Someone Save David Brooks!
I have a little fun with New York Times columnist David Brooks (and also make a few serious points about national politics) in my latest piece on The Huffington Post. Please check it out. The text also follows below.
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David Brooks is my favorite Republican columnist. To be clear, this is not unqualified fandom; I usually disagree with Brooks’ bottom-line and often find his conclusions oddly mismatched to his careful reasoning (2 plus 4 plus 6 equals . . . 23!)
But in op-eds and television appearances, Brooks always seems intellectually curious and fair-minded, calm and measured in his temperament, entirely free of bigotry, and motivated by genuine concern for the public interest. There is a personal decency about Brooks that is very appealing. I just like him.
Which is why I am concerned for David Brooks right now. He’s in a state of denial – deep denial – and needs help coming back to reality. Won’t someone please save him? Doesn’t he have friends who can stage some sort of intervention?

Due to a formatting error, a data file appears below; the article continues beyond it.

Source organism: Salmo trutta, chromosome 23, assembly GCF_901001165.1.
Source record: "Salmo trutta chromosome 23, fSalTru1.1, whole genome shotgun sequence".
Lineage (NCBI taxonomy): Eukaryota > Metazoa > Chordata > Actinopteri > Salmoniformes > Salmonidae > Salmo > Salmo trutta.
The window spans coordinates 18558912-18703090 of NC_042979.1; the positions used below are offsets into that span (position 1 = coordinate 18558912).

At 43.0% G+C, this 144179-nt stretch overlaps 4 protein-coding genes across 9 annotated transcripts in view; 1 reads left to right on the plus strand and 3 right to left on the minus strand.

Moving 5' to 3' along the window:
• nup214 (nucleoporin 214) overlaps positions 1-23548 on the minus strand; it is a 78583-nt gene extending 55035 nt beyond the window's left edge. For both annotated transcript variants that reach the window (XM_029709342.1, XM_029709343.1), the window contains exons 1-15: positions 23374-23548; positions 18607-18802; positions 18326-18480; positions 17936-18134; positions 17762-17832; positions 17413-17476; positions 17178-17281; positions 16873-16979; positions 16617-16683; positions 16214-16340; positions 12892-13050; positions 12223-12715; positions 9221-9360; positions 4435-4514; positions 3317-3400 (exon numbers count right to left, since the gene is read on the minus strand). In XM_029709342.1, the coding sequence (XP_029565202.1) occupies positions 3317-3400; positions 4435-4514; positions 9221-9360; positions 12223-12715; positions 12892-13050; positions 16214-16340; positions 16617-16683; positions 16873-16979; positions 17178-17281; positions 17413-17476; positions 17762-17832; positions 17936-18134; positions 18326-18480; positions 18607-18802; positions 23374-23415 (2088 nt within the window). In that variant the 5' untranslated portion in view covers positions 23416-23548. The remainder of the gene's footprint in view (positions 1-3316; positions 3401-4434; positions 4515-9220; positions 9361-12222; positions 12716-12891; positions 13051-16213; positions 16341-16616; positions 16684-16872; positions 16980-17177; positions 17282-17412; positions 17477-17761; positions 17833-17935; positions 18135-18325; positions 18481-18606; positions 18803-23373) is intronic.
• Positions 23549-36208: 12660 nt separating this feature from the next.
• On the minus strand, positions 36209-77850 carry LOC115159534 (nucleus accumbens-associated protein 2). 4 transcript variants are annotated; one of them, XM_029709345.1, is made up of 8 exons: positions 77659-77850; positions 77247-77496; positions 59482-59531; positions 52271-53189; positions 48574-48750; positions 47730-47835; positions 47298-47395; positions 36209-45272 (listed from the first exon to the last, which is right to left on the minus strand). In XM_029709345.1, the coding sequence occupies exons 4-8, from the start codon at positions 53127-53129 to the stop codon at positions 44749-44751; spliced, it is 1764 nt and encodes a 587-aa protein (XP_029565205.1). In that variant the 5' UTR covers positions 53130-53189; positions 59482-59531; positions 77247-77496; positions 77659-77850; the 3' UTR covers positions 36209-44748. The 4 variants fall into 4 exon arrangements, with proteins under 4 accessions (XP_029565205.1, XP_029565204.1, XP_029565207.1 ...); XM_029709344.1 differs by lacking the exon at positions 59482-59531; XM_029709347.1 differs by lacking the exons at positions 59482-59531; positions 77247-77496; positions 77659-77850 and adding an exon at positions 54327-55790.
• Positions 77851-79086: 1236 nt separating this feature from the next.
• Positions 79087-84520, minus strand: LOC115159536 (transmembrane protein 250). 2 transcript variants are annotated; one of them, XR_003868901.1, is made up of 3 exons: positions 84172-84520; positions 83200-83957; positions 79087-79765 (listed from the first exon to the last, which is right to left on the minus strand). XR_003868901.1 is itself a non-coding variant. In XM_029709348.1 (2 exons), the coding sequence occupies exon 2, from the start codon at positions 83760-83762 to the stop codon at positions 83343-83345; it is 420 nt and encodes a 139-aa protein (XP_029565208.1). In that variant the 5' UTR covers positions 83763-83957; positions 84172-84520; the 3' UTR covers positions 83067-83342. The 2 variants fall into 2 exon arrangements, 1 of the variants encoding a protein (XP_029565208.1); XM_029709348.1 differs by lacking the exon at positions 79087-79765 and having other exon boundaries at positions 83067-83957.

Exhibit A is Brooks’ latest column, in which, despairing of the general election prospects of the current GOP front-runners, he talks up the virtues of a brokered convention. “It would be bedlam for a few days,” writes Brooks, “but a broadly acceptable new option might emerge.”
Let’s take a close look at that last phrase: “a broadly acceptable new option.” This is where Brooks’ tragic denial is in its fullest flower.
Reality: even if no Republican candidate wins a delegate majority, and a brokered convention ensues, there is no doubt whatsoever that, by the time the GOP gathers in Cleveland, an overwhelming majority of Republican primary and caucus voters will have supported either Donald Trump or Ted Cruz, the two candidates Brooks finds utterly distasteful. Together, Trump and Cruz just scored about 75% of the vote in the contests this week. That is the Republican Party in 2016.